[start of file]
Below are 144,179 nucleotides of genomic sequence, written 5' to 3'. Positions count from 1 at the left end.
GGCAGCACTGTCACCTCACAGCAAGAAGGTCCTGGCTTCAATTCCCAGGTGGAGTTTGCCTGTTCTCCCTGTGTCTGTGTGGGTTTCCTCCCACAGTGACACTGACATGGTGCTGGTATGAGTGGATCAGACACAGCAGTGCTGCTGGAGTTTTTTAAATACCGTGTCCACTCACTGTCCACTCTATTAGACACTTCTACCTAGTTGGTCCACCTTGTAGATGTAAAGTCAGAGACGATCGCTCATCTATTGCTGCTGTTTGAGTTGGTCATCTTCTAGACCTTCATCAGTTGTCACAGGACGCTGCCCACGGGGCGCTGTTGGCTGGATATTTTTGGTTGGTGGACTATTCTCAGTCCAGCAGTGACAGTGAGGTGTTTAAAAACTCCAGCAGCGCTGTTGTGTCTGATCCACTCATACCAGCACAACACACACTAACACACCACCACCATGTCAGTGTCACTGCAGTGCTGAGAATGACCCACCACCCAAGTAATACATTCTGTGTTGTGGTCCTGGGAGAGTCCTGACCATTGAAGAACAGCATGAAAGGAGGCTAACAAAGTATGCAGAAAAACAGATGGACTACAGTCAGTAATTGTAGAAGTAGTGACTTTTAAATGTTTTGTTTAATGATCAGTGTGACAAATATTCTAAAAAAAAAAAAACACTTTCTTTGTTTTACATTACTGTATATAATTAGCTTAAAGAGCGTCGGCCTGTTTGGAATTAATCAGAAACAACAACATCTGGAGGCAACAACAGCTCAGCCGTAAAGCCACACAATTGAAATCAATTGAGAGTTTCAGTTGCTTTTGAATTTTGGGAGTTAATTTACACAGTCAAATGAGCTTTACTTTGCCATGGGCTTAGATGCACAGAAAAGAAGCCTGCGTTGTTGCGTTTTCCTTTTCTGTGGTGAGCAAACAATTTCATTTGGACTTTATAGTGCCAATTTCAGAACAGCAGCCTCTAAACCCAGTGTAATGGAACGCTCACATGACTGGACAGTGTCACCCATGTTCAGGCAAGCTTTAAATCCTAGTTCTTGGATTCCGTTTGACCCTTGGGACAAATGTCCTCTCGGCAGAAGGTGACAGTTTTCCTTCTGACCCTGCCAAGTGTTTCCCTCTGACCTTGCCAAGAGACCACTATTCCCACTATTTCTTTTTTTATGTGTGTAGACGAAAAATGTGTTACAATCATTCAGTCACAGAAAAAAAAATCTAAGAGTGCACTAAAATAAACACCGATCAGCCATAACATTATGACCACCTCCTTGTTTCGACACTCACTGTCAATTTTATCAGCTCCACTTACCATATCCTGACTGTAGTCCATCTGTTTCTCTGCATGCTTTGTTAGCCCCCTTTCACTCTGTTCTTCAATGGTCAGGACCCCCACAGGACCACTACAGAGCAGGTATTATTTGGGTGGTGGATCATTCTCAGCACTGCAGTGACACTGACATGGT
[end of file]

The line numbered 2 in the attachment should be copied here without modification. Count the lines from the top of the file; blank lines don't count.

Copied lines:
GGCAGCACTGTCACCTCACAGCAAGAAGGTCCTGGCTTCAATTCCCAGGTGGAGTTTGCCTGTTCTCCCTGTGTCTGTGTGGGTTTCCTCCCACAGTGACACTGACATGGTGCTGGTATGAGTGGATCAGACACAGCAGTGCTGCTGGAGTTTTTTAAATACCGTGTCCACTCACTGTCCACTCTATTAGACACTTCTACCTAGTTGGTCCACCTTGTAGATGTAAAGTCAGAGACGATCGCTCATCTATTGCTGCTGTTTGAGTTGGTCATCTTCTAGACCTTCATCAGTTGTCACAGGACGCTGCCCACGGGGCGCTGTTGGCTGGATATTTTTGGTTGGTGGACTATTCTCAGTCCAGCAGTGACAGTGAGGTGTTTAAAAACTCCAGCAGCGCTGTTGTGTCTGATCCACTCATACCAGCACAACACACACTAACACACCACCACCATGTCAGTGTCACTGCAGTGCTGAGAATGACCCACCACCCAAGTAATACATTCTGTGTTGTGGTCCTGGGAGAGTCCTGACCATTGAAGAACAGCATGAAAGGAGGCTAACAAAGTATGCAGAAAAACAGATGGACTACAGTCAGTAATTGTAGAAGTAGTGACTTTTAAATGTTTTGTTTAATGATCAGTGTGACAAATATTCTAAAAAAAAAAAAACACTTTCTTTGTTTTACATTACTGTATATAATTAGCTTAAAGAGCGTCGGCCTGTTTGGAATTAATCAGAAACAACAACATCTGGAGGCAACAACAGCTCAGCCGTAAAGCCACACAATTGAAATCAATTGAGAGTTTCAGTTGCTTTTGAATTTTGGGAGTTAATTTACACAGTCAAATGAGCTTTACTTTGCCATGGGCTTAGATGCACAGAAAAGAAGCCTGCGTTGTTGCGTTTTCCTTTTCTGTGGTGAGCAAACAATTTCATTTGGACTTTATAGTGCCAATTTCAGAACAGCAGCCTCTAAACCCAGTGTAATGGAACGCTCACATGACTGGACAGTGTCACCCATGTTCAGGCAAGCTTTAAATCCTAGTTCTTGGATTCCGTTTGACCCTTGGGACAAATGTCCTCTCGGCAGAAGGTGACAGTTTTCCTTCTGACCCTGCCAAGTGTTTCCCTCTGACCTTGCCAAGAGACCACTATTCCCACTATTTCTTTTTTTATGTGTGTAGACGAAAAATGTGTTACAATCATTCAGTCACAGAAAAAAAAATCTAAGAGTGCACTAAAATAAACACCGATCAGCCATAACATTATGACCACCTCCTTGTTTCGACACTCACTGTCAATTTTATCAGCTCCACTTACCATATCCTGACTGTAGTCCATCTGTTTCTCTGCATGCTTTGTTAGCCCCCTTTCACTCTGTTCTTCAATGGTCAGGACCCCCACAGGACCACTACAGAGCAGGTATTATTTGGGTGGTGGATCATTCTCAGCACTGCAGTGACACTGACATGGT